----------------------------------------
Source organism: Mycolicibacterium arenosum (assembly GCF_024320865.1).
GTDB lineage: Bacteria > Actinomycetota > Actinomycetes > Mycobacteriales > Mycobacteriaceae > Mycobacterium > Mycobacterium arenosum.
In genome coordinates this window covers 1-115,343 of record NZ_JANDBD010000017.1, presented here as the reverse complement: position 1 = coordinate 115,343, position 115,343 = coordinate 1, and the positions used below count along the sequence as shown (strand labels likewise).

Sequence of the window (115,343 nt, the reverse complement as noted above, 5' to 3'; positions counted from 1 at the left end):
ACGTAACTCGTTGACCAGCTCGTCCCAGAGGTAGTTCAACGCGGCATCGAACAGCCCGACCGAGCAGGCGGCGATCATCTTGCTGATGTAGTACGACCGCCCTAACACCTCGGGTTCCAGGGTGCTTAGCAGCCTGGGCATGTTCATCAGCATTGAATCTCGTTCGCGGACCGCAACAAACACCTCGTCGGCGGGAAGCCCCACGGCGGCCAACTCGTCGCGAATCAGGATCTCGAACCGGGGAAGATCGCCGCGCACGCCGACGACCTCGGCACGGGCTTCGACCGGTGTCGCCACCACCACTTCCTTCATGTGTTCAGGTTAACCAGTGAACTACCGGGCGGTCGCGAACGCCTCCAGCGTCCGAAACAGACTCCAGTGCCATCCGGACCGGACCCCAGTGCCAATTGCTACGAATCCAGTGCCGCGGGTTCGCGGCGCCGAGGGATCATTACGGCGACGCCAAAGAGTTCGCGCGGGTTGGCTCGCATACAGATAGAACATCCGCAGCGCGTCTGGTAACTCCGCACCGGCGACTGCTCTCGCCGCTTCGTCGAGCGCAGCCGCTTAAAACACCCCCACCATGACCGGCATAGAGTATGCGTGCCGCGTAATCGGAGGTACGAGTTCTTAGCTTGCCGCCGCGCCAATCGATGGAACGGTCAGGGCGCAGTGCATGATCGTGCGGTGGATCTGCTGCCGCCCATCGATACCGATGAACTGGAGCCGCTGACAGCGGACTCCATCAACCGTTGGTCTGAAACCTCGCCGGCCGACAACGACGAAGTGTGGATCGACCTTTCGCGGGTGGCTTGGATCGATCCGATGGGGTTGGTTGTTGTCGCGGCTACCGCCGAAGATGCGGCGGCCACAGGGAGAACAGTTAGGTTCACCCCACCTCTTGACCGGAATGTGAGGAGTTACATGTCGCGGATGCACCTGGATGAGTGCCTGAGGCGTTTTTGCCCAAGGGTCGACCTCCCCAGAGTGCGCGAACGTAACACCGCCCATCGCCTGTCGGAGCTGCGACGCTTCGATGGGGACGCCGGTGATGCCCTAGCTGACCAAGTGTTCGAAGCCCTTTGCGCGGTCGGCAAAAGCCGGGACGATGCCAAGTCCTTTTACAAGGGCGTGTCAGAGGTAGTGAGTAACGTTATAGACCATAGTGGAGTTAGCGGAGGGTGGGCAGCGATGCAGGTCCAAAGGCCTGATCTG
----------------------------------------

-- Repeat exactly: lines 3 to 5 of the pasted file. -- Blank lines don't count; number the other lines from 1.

In genome coordinates this window covers 1-115,343 of record NZ_JANDBD010000017.1, presented here as the reverse complement: position 1 = coordinate 115,343, position 115,343 = coordinate 1, and the positions used below count along the sequence as shown (strand labels likewise).

Sequence of the window (115,343 nt, the reverse complement as noted above, 5' to 3'; positions counted from 1 at the left end):
ACGTAACTCGTTGACCAGCTCGTCCCAGAGGTAGTTCAACGCGGCATCGAACAGCCCGACCGAGCAGGCGGCGATCATCTTGCTGATGTAGTACGACCGCCCTAACACCTCGGGTTCCAGGGTGCTTAGCAGCCTGGGCATGTTCATCAGCATTGAATCTCGTTCGCGGACCGCAACAAACACCTCGTCGGCGGGAAGCCCCACGGCGGCCAACTCGTCGCGAATCAGGATCTCGAACCGGGGAAGATCGCCGCGCACGCCGACGACCTCGGCACGGGCTTCGACCGGTGTCGCCACCACCACTTCCTTCATGTGTTCAGGTTAACCAGTGAACTACCGGGCGGTCGCGAACGCCTCCAGCGTCCGAAACAGACTCCAGTGCCATCCGGACCGGACCCCAGTGCCAATTGCTACGAATCCAGTGCCGCGGGTTCGCGGCGCCGAGGGATCATTACGGCGACGCCAAAGAGTTCGCGCGGGTTGGCTCGCATACAGATAGAACATCCGCAGCGCGTCTGGTAACTCCGCACCGGCGACTGCTCTCGCCGCTTCGTCGAGCGCAGCCGCTTAAAACACCCCCACCATGACCGGCATAGAGTATGCGTGCCGCGTAATCGGAGGTACGAGTTCTTAGCTTGCCGCCGCGCCAATCGATGGAACGGTCAGGGCGCAGTGCATGATCGTGCGGTGGATCTGCTGCCGCCCATCGATACCGATGAACTGGAGCCGCTGACAGCGGACTCCATCAACCGTTGGTCTGAAACCTCGCCGGCCGACAACGACGAAGTGTGGATCGACCTTTCGCGGGTGGCTTGGATCGATCCGATGGGGTTGGTTGTTGTCGCGGCTACCGCCGAAGATGCGGCGGCCACAGGGAGAACAGTTAGGTTCACCCCACCTCTTGACCGGAATGTGAGGAGTTACATGTCGCGGATGCACCTGGATGAGTGCCTGAGGCGTTTTTGCCCAAGGGTCGACCTCCCCAGAGTGCGCGAACGTAACACCGCCCATCGCCTGTCGGAGCTGCGACGCTTCGATGGGGACGCCGGTGATGCCCTAGCTGACCAAGTGTTCGAAGCCCTTTGCGCGGTCGGCAAAAGCCGGGACGATGCCAAGTCCTTTTACAAGGGCGTGTCAGAGGTAGTGAGTAACGTTATAGACCATAGTGGAGTTAGCGGAGGGTGGGCAGCGATGCAGGTCCAAAGGCCTGATCTG